Paderewski Festival 2010 – Pianist Jonathan Plowright

The 2010 Paderewski Festival came to a triumphant end on Saturday evening as master pianist Jonathan Plowright came out on stage of the grand ballroom at the Paso Robles Inn to play a challenging and deeply satisfying program. This was a gala evening in every sense, since every seat was filled, (with several rows reserved for distinguished guests) and for any latecomers it was strictly standing room only. Festival Chairman Joel Peterson emphasized how special the Festival was this year for composers of Polish heritage. In 2010 we are celebrating the 150 anniversary of Paderewski’s birth and the 200th anniversary of Chopin’s. The Paderewski Festival is using this occasion to make all concerts in the 2010 Festival free to members of the public — a way of giving something back to the citizens of Paso Robles.

Ever the promoter of a good cause, Mr. Peterson showered praise on all the supporters and donors, singling out especially Epoch Estate Wines, Tablas Creek Vineyard, the Polish American Congress and Sherman Clay — actually he even got a plug in for super piano technician, Brian Alexander. All this praise was truly deserved, for we have seen huge growth this past year. The Festival, which lasted only four days last year has now added so many events it needed this year two extra days from November 4-5 to supplement the principal events occurring from November 10 to 14.

When it was finally time for Mr. Plowright to appear on stage, he prefaced his performance with some interesting remarks about what he was about to play. One half of his program contained works which were unfamiliar to the audience, while the other half favored us with some of Chopin’s greatest treasures, both large and small. He had researched his opening work, Paderewski’s Miscellanea, Op. 16, trying to discover whether the composer had ever performed the seven works in the opus as a set. He found no evidence that he had, and concluded that most probably they were not intended as an integral suite. Therefore, this was going to be a very unusual opportunity for us to hear the works played one after the other as a suite.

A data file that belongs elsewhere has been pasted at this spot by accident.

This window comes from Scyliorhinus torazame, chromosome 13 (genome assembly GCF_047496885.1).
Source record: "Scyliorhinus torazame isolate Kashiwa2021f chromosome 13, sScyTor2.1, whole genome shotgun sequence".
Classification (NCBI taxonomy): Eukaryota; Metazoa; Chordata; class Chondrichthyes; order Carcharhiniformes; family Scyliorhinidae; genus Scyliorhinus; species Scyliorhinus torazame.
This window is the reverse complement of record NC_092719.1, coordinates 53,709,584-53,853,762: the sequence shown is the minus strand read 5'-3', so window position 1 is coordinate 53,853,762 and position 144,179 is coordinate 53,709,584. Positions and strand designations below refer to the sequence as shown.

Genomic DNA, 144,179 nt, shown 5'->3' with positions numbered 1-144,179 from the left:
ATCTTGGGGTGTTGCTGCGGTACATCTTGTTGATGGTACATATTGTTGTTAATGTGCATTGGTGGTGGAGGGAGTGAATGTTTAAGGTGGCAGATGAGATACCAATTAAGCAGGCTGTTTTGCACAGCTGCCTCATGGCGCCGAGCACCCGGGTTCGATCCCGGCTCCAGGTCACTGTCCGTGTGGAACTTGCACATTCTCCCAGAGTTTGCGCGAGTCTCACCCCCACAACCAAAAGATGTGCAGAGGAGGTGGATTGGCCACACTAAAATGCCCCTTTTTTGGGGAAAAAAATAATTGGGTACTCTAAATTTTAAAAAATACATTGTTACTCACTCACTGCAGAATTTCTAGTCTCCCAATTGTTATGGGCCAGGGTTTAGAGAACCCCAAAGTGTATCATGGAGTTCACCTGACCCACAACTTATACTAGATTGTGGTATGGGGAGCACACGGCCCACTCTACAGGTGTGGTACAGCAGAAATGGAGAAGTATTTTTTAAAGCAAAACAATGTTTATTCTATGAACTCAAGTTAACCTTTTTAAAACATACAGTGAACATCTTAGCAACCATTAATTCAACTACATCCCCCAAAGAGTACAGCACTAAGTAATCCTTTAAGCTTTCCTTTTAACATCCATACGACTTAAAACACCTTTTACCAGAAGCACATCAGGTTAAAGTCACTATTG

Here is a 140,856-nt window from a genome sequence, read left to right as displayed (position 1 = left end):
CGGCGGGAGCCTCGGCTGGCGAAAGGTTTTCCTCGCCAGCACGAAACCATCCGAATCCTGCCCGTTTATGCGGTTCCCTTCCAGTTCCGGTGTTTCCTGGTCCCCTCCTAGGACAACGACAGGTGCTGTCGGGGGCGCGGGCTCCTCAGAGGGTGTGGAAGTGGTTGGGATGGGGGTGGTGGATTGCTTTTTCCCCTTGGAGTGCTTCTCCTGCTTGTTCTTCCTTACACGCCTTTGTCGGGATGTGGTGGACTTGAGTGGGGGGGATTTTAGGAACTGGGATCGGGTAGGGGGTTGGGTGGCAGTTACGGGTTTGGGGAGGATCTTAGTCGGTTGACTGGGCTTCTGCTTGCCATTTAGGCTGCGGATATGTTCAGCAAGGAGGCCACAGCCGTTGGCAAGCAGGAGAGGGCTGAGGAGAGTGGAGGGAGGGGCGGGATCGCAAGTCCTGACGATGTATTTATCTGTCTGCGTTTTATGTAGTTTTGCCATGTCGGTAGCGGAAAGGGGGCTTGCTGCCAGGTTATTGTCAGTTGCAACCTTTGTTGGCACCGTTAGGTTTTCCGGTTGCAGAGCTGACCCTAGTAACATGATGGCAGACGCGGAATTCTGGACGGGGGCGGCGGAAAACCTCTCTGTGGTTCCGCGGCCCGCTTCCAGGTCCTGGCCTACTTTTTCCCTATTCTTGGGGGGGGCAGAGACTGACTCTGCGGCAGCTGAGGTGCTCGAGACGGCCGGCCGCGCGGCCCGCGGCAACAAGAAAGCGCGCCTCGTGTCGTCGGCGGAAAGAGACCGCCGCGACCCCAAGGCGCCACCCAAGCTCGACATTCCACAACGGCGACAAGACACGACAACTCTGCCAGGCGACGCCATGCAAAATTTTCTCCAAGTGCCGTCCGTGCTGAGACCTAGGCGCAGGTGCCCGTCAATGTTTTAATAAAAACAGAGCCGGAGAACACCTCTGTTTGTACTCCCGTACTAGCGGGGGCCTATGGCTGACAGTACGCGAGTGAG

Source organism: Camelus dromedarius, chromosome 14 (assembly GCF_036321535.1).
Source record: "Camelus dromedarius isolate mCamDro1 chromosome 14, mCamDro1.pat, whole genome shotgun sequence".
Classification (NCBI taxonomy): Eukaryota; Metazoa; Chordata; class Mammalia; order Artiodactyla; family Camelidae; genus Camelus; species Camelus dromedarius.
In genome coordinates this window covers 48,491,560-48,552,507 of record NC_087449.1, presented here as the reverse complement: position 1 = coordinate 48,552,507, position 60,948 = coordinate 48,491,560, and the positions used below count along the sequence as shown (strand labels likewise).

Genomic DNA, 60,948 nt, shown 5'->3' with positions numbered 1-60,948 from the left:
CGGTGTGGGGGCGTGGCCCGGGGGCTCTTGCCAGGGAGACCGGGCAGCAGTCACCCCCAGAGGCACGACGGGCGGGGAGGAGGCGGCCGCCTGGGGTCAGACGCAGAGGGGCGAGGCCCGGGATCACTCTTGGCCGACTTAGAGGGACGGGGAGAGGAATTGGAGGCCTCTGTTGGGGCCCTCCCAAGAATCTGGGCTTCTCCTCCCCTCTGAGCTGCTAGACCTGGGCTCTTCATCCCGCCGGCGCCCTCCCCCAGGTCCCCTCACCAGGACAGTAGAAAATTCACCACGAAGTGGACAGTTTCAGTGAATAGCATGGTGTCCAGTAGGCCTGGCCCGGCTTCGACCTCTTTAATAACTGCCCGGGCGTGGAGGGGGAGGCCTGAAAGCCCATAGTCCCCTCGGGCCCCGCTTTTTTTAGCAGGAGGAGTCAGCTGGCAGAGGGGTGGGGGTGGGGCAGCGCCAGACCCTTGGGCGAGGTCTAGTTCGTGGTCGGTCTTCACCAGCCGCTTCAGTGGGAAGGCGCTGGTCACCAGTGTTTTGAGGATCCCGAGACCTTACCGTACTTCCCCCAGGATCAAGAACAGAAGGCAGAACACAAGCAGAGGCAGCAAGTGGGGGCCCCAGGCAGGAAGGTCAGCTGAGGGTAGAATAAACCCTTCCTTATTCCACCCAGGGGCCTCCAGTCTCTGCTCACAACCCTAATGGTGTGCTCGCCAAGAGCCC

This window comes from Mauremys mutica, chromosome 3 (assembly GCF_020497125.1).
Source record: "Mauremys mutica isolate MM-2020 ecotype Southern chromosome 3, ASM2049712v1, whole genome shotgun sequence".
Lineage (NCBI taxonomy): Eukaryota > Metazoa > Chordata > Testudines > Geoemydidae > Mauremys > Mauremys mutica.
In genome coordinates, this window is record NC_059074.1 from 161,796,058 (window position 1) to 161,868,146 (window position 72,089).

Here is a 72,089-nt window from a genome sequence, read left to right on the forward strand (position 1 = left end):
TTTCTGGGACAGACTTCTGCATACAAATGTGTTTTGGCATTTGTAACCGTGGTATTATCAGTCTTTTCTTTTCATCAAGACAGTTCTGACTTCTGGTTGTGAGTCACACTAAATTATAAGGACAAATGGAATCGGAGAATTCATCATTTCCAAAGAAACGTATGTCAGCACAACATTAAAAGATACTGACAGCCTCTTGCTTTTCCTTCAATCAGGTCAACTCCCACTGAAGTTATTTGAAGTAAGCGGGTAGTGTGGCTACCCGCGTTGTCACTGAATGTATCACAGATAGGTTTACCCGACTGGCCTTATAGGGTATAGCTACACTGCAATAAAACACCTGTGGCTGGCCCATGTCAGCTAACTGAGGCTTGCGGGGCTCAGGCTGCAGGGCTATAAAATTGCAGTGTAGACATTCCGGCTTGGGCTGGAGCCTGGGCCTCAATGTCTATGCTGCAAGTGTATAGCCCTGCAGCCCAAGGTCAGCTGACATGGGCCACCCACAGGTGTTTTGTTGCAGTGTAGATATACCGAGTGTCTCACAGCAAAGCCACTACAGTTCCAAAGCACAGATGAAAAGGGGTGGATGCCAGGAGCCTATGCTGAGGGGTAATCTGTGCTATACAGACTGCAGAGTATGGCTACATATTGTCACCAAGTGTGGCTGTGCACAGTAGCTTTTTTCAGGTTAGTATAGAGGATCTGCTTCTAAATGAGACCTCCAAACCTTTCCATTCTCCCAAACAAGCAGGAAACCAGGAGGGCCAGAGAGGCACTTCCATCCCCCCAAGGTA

The first piece, Legende No. 1, began with a tender schmaltzy dreaminess, but then surprised us by working up to a violent frenzy in its middle section. The second piece, Melodie, after a lovely plaintive cantabile also worked up into a bit of agitated frenzy. After a dazzling set of variations, we came to the much beloved Nocturne in B-flat Major (performed several times by contestants in the Youth Competition), and it received a lovingly expressive (and very personal) performance with a gorgeous super soft ending. Number 5, Legende No. 2, was in many ways the most powerful and exciting work in the set, and Mr. Plowright gave us a totally convincing performance. After a super charming Un Moment musical, he ended the group with a Menuet (not the famous one) in which he demonstrated his lovely controlled elegance in passages featuring delicious ornaments and quiet trills.

The second work on the program was “Ten Variations on a Prelude by Chopin, Op. 22” by Ferrucio Busoni. Using the same Chopin C minor Prelude, Rachmaninoff had also composed a set a variations. However, listening to Rachmaninoff’s work, you are always aware that the variations are never as beautiful as the original theme. As Plowright performed the Busoni set, we were taken into another world of extraordinary imagination where the theme kept alternating between radical departures from the original and teasing hints causing us never to be sure from one moment to the next where we were heading. This was a powerful performance where Mr. Plowright was our tour guide over some slippery and dangerous paths, but oh, was it ever exciting. This was a performance you wanted to hear again and again.

After intermission, Mr. Plowright treated us to two of Chopin’s greatest masterworks, the Fantasie in F minor, Op. 49, and the Barcarolle, Op. 60. These were larger than life performances ― I can’t imagine Chopin ever having the energy and stamina to give us performances of this stature, for it just wasn’t in his nature. In between the two blockbusters, Mr. Plowright gave us two delicious Nocturnes, the B major, No. 3 (one that is much more difficult than it sounds) and the Nocturne in C-sharp minor. Op.posth. These were lovely performances with delicate nuances and powerful expressive qualities. They were beautiful!

After a rousing standing ovation, we were rewarded with one encore, Secreto, by Mompou, a quiet mysterious piece that stays for a brief while and then evaporates off into the ether. It was lovely.

End

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